Monthly Archives: March 2019

7 April: Brendan McGeever, The Bolsheviks and antisemitism in the Russian Revolution

Based on archival materials gathered in Ukraine, Russia and the United States, this talk will explore the significance of antisemitism in the Russian Revolution. In doing so, it will examine how class politics could sometimes overlap with antisemitism, not just on the right, as is well known, but on the left as well, and in the Red Army in particular. In addition, the lecture will explore the as-yet untold history of how the Bolsheviks responded to the antisemitism that emerged within their own ranks. By bringing into focus the forms of individual and collective agency that actualised the Soviet response to antisemitism, the talk will challenge long-held assumptions about the Bolshevik record in this area.

Brendan McGeever is Lecturer in the Sociology of Racialization and Antisemitism at Birkbeck, University of London. He is the author of The Bolsheviks and Antisemitism in the Russian Revolution (Cambridge Univeristy Press, 2019). For the academic year 2017-2018, he was Acting Associate Director of the Pears Institute for the study of Antisemitism at Birkbeck, University of London.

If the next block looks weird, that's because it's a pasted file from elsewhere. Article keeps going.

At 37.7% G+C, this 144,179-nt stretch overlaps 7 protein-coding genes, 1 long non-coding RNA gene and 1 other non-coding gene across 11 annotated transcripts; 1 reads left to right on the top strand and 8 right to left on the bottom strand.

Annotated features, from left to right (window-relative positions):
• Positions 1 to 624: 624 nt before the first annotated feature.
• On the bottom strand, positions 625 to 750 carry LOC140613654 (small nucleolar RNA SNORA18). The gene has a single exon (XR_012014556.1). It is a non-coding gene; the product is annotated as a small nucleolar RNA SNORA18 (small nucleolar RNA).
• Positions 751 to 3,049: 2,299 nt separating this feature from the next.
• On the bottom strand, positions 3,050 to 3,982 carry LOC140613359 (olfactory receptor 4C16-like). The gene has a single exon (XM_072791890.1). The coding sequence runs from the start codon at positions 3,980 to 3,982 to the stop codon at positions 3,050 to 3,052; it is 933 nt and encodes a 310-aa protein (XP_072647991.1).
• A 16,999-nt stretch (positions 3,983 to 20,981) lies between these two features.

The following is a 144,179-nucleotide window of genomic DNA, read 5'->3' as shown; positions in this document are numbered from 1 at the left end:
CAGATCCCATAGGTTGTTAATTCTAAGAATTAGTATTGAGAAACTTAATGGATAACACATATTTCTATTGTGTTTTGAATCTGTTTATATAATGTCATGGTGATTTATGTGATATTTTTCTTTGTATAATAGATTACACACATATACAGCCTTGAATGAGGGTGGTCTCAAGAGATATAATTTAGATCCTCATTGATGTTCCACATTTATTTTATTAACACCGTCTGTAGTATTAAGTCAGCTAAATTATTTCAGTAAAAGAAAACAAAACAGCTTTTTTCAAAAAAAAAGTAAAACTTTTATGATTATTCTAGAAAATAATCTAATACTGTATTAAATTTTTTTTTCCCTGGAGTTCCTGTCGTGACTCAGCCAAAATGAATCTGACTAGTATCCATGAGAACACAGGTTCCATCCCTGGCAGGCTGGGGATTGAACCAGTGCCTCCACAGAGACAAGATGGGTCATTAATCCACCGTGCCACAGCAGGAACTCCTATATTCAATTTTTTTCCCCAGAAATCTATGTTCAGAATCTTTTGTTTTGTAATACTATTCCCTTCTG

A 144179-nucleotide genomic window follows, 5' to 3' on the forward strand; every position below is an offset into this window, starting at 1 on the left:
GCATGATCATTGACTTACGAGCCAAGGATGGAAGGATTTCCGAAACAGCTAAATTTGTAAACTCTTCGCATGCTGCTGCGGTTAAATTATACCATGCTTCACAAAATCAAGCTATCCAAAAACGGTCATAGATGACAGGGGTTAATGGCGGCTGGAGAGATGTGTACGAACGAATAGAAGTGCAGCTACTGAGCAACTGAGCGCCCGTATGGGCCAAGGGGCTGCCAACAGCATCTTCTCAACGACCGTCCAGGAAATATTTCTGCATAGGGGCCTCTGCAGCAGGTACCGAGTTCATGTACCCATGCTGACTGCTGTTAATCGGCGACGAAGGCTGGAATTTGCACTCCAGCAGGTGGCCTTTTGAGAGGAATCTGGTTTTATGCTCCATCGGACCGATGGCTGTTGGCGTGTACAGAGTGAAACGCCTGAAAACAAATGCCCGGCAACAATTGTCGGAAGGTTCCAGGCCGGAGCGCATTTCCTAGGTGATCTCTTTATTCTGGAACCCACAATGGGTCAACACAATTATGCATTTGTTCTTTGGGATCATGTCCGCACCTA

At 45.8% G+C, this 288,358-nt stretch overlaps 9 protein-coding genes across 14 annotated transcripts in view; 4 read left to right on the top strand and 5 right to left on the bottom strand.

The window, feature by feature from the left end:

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10 March: Anne Perez, Holy fathers, virtuous wives, and apostate sons: Zionism, conversion, and the question of who is a Jew

This talk will explore the way Zionists grappled with the issue of conversion to and from Judaism during the formative years of the Zionist movement and the early state of Israel.  What role did conversion play in developing a definition of Jewishness as it related to religion, ethnicity, and after the establishment of Israel, citizenship?  Zionists did not have a uniform answer to this question, and we will examine some key examples and junctures where this enduring question came to the fore in dramatic ways.

Anne Perez earned her PhD in History from the University of California, Davis in 2018, during which she was a doctoral fellow of both the Posen Foundation and Israel Institute.  While her dissertation focused on conversion and the Zionist movement, her wider research interests deal with the intersections of religion and nationalism especially in contexts of conflict and inequality.  Her article “Apostasy of a Prince: Hans Herzl and the Boundaries of Jewish Nationalism” has been published in the Association for Jewish Studies Review.  She currently resides outside Edinburgh.

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Filed under 5779 / 2018-19 Programme